Bloody violence sparked by football verdicts jolts Egypt

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Updated 27 January 2013
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Bloody violence sparked by football verdicts jolts Egypt

PORT SAID: Street clashes killed at least 30 people in Egypt’s Port Said yesterday after 21 supporters of a local football club were sentenced to death over a bloody stadium riot in the canal city.
The violence comes a day after nine were killed in protests against President Muhammad Mursi on the second anniversary of Egypt’s uprising against predecessor Hosni Mubarak.
Minutes after a Cairo court handed down the sentences against fans of Port Said side Al-Masry over the deaths of 74 people during post-match violence last February, protesters rampaged through the city, attacking police stations and setting tires alight.
Relatives of those condemned tried to storm the prison in Port Said where they are being held, leading to fierce clashes with security forces.
Unidentified assailants used automatic weapons against police who responded with tear gas, witnesses said.
At least 30 people died and 312 were wounded, the Health Ministry said, with the Interior Ministry saying two policemen were among those killed. Medics told AFP all the fatalities were from gunfire.
Crowds stormed two police stations as heavy gunfire crackled through the city, where shops and businesses had closed.
Ambulances ferried the injured to hospitals and mosques urged worshippers to donate blood.
The army, which earlier deployed troops to restore calm, managed to control vital public buildings, including the prison, banks and courts, witnesses said. Clashes also erupted in the nearby canal city of Suez, where at least eight people were killed in fighting on Friday.
Amid the spreading unrest, the opposition threatened to boycott upcoming parliamentary polls if Mursi does not find a “comprehensive solution” to the unrest.
In Cairo yesterday, both inside and outside the court, there were explosions of joy at the verdict. Women ululated, relatives hugged each other and shouted “Allahu Akbar” (God is greatest).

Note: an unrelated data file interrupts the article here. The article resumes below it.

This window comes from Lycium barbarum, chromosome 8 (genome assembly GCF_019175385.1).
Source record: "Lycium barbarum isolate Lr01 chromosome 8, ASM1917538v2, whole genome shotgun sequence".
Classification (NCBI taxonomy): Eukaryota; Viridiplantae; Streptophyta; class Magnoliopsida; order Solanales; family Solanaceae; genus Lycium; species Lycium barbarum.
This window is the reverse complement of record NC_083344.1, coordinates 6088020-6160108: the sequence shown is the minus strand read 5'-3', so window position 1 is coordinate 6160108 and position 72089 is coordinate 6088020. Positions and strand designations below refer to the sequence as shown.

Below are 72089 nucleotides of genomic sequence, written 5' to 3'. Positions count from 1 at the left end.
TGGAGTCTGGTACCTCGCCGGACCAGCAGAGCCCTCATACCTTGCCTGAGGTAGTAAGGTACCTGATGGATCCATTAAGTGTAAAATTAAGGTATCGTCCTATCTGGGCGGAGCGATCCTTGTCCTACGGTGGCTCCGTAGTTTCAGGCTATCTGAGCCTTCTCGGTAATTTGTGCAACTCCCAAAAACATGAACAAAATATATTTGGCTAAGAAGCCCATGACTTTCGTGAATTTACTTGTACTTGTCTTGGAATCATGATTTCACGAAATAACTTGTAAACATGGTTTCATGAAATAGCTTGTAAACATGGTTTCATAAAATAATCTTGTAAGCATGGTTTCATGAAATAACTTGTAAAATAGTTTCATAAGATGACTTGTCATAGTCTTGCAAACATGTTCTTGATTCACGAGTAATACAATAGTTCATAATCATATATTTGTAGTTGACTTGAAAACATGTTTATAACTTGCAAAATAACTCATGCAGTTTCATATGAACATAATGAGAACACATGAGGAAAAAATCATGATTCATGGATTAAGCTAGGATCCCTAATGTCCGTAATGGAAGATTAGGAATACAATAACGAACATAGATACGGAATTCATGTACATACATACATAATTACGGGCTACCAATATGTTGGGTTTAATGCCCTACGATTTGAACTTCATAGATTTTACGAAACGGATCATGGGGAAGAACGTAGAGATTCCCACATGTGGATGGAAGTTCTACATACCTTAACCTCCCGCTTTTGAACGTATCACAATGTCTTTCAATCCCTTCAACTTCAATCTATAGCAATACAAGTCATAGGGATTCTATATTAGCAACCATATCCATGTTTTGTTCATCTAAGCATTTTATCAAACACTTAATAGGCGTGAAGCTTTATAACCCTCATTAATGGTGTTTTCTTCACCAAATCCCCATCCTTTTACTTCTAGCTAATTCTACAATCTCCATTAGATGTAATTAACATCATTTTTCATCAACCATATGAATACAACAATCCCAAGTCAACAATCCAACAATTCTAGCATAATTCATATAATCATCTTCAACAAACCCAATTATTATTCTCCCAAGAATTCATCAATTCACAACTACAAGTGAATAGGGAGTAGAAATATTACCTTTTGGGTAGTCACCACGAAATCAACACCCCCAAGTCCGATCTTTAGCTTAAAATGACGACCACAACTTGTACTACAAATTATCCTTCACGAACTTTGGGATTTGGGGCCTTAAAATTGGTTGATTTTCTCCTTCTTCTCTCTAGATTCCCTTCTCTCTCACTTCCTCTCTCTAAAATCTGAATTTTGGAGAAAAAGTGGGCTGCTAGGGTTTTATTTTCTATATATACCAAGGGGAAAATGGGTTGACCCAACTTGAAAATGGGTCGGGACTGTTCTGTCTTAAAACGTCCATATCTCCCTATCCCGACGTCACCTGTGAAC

The court handed its verdict to Egypt’s top cleric for his final opinion, as is customary, and set March 9 for verdicts on another 52 defendants, including police officers.


Abadi faces US wrath at U-turn on Iran sanctions

An intended visit to Tehran was canceled and Abadi’s office denied that the visit had even been planned. (REUTERS)
Updated 15 August 2018
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Abadi faces US wrath at U-turn on Iran sanctions

  • Iran has maintained close ties to Iraq's government since the 2003 U.S.-led invasion toppled Saddam Hussein, Tehran's archenemy
  • The administration says the renewed sanctions are meant to pressure Tehran to halt its alleged support for international terrorism

BAGHDAD: Failure by Iraq to comply fully with tough new US economic sanctions against Iran would be insane, analysts told Arab News on Tuesday.
Iraqi Prime Minister Haider Abadi risked incurring US wrath after contradicting himself in the space of a few hours over whether his country would comply.
Amid diplomatic maneuvers, as he negotiates for a second term in office after divisive and contested elections, Abadi offended both Tehran and Washington with conflicting statements on the US sanctions, which were reimposed last week.
First, the prime minister said that while Iraq disapproved of the new sanctions, it would reluctantly comply. “We don’t support the sanctions because they are a strategic error, but we will comply with them,” he said.
“Our economic situation is also difficult and we sympathize with Iran. But. at the same time, I will not make grand slogans that destroy my people and my country just to make certain people happy.”
His position provoked anger in Iran. An intended visit to Tehran on Tuesday to discuss the issue was canceled, and Abadi’s office denied that the visit had even been planned.
There was also criticism inside Iraq, especially from groups close to Tehran, such as the Asaib Ahl Al-Haq and Badr paramilitary movements.
Within hours, however, Abadi had reversed his position. “I did not say we abide by the sanctions, I said we abide by not using dollars in transactions. We have no other choice,” Abadi told a news conference in Baghdad.
Asked if Baghdad would stop imports of commodities, appliances and equipment by government companies from Iran, he said the matter was still being reviewed. “We honestly have not made any decision regarding this issue until now,” he said.
Michael Knights, the Lafer Fellow at the Washington Institute for Near East Policy, told Arab News: “Iraq can’t afford to be cut off from the dollar-based global financial system, so it makes sense to avoid sanctioned Iranian financial entities. Iraq should also protect its dollar reserves.
“These are the only sane options for a country that desperately needs international investment.”
Iraq is the second-largest purchaser of Iranian non-oil exports, and bought about $6 billion worth of goods in 2017. It also buys Iranian-generated electricity to deal with chronic power cuts that have been a key factor sparking mass protests in recent weeks.
On Tuesday, the British renewable energy investor Quercus became the latest major company to pull out of Iran as a result of the new sanctions.
It halted construction of $570 million solar power plant in Iran, which would have been the sixth-largest in the world.